Dollar Drops to Lowest Level Since Lehman Crash
The dollar fell to the lowest level against the currencies of six major U.S. trading partners since the weeks after Lehman Brothers Holdings Inc. went bankrupt as evidence the recession is easing reduced demand for safety.
Sterling jumped to the highest level since October versus the dollar as HSBC Holdings Plc reported an unexpected first- half profit and a survey showed U.K. manufacturing expanded last month for the first time in more than a year. The yen fell against all of its most-traded counterparts as factories in the U.S. contracted in July at the slowest pace in 11 months.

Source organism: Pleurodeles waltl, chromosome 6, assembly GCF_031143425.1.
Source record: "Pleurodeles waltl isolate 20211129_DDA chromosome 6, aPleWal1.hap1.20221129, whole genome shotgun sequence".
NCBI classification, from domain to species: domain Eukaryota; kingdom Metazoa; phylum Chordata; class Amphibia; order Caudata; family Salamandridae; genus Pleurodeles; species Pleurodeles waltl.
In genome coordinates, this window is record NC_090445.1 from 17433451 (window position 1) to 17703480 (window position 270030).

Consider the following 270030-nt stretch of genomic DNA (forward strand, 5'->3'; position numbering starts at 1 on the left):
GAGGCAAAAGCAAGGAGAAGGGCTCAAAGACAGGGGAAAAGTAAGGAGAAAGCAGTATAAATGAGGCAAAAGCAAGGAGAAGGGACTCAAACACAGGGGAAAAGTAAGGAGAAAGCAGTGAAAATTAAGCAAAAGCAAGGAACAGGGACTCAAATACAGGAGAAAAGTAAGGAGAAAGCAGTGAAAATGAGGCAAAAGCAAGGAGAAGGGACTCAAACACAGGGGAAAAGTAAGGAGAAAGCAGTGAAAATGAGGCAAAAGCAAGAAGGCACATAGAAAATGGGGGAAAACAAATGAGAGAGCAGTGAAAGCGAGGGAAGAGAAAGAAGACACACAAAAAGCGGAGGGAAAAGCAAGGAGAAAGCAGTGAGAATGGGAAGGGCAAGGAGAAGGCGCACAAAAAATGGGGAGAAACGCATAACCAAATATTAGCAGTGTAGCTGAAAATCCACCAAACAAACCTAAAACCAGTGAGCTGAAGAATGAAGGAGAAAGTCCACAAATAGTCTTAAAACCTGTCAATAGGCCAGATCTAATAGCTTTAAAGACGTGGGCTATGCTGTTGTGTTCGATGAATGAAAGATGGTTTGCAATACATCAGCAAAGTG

“We are starting to see the dollar sell-off getting more momentum,” said Paresh Upadhyaya, who helps manage $21 billion in currency assets as a senior vice president at Putnam Investments in Boston. “Risk sentiment is very strong now that the global recovery is under way.”
The dollar declined 1.1 percent to $1.4417 versus the euro at 11:16 a.m. in New York, from $1.4257 on July 31. It reached $1.4428, the weakest level since Dec. 18. The yen slid 1.6 percent to 137.14 against the euro from 134.99. Japan’s currency depreciated 0.5 percent to 95.12 against the dollar from 94.68.
The Dollar Index, which the ICE uses to track the U.S. currency against the euro, yen, pound, Swedish krona, Canadian dollar and Swiss franc, dropped as much as 1.1 percent to 77.524, the lowest level since Sept. 29. The gauge plunged 13 percent since March 4, when it reached 89.624, the highest level in almost three years.
Naturally, gold is up as a result. You can only keep the yellow stuff down for so long, PTB...